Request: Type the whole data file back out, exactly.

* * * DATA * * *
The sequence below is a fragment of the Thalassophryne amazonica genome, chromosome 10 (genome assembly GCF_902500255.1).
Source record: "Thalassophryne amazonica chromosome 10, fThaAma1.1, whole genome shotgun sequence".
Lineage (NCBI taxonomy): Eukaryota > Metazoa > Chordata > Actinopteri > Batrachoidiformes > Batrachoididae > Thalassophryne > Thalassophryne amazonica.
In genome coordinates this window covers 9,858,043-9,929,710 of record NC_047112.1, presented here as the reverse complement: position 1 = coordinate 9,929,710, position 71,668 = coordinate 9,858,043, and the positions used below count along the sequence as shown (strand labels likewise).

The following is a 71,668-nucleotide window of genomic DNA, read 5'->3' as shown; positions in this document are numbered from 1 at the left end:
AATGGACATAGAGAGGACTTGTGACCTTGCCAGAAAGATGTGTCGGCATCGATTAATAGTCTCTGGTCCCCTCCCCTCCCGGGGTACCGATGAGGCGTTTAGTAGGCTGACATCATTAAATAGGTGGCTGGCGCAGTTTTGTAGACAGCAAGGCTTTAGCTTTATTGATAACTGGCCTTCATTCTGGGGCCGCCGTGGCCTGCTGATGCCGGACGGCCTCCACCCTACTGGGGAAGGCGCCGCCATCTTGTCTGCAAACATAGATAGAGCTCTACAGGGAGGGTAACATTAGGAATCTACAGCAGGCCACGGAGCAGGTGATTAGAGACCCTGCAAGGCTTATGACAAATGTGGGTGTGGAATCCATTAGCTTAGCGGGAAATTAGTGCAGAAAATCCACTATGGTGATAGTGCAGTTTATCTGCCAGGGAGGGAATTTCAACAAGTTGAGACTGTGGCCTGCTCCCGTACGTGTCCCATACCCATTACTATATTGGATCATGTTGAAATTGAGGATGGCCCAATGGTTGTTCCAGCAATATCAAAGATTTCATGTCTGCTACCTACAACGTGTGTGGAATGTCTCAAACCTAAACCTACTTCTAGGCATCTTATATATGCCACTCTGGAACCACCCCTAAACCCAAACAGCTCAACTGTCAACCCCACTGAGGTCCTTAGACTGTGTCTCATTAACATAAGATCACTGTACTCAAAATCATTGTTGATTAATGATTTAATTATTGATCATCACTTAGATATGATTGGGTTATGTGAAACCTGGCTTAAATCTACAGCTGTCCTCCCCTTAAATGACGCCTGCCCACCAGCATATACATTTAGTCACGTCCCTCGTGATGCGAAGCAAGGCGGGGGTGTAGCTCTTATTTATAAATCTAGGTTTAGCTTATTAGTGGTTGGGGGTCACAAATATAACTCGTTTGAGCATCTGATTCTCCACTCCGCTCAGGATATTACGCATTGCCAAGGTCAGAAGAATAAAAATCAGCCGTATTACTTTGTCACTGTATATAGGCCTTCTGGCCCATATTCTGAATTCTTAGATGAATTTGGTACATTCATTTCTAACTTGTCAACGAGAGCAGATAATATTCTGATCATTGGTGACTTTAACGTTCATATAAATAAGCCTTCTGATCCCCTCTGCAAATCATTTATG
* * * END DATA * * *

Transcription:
The sequence below is a fragment of the Thalassophryne amazonica genome, chromosome 10 (genome assembly GCF_902500255.1).
Source record: "Thalassophryne amazonica chromosome 10, fThaAma1.1, whole genome shotgun sequence".
Lineage (NCBI taxonomy): Eukaryota > Metazoa > Chordata > Actinopteri > Batrachoidiformes > Batrachoididae > Thalassophryne > Thalassophryne amazonica.
In genome coordinates this window covers 9,858,043-9,929,710 of record NC_047112.1, presented here as the reverse complement: position 1 = coordinate 9,929,710, position 71,668 = coordinate 9,858,043, and the positions used below count along the sequence as shown (strand labels likewise).

The following is a 71,668-nucleotide window of genomic DNA, read 5'->3' as shown; positions in this document are numbered from 1 at the left end:
AATGGACATAGAGAGGACTTGTGACCTTGCCAGAAAGATGTGTCGGCATCGATTAATAGTCTCTGGTCCCCTCCCCTCCCGGGGTACCGATGAGGCGTTTAGTAGGCTGACATCATTAAATAGGTGGCTGGCGCAGTTTTGTAGACAGCAAGGCTTTAGCTTTATTGATAACTGGCCTTCATTCTGGGGCCGCCGTGGCCTGCTGATGCCGGACGGCCTCCACCCTACTGGGGAAGGCGCCGCCATCTTGTCTGCAAACATAGATAGAGCTCTACAGGGAGGGTAACATTAGGAATCTACAGCAGGCCACGGAGCAGGTGATTAGAGACCCTGCAAGGCTTATGACAAATGTGGGTGTGGAATCCATTAGCTTAGCGGGAAATTAGTGCAGAAAATCCACTATGGTGATAGTGCAGTTTATCTGCCAGGGAGGGAATTTCAACAAGTTGAGACTGTGGCCTGCTCCCGTACGTGTCCCATACCCATTACTATATTGGATCATGTTGAAATTGAGGATGGCCCAATGGTTGTTCCAGCAATATCAAAGATTTCATGTCTGCTACCTACAACGTGTGTGGAATGTCTCAAACCTAAACCTACTTCTAGGCATCTTATATATGCCACTCTGGAACCACCCCTAAACCCAAACAGCTCAACTGTCAACCCCACTGAGGTCCTTAGACTGTGTCTCATTAACATAAGATCACTGTACTCAAAATCATTGTTGATTAATGATTTAATTATTGATCATCACTTAGATATGATTGGGTTATGTGAAACCTGGCTTAAATCTACAGCTGTCCTCCCCTTAAATGACGCCTGCCCACCAGCATATACATTTAGTCACGTCCCTCGTGATGCGAAGCAAGGCGGGGGTGTAGCTCTTATTTATAAATCTAGGTTTAGCTTATTAGTGGTTGGGGGTCACAAATATAACTCGTTTGAGCATCTGATTCTCCACTCCGCTCAGGATATTACGCATTGCCAAGGTCAGAAGAATAAAAATCAGCCGTATTACTTTGTCACTGTATATAGGCCTTCTGGCCCATATTCTGAATTCTTAGATGAATTTGGTACATTCATTTCTAACTTGTCAACGAGAGCAGATAATATTCTGATCATTGGTGACTTTAACGTTCATATAAATAAGCCTTCTGATCCCCTCTGCAAATCATTTATG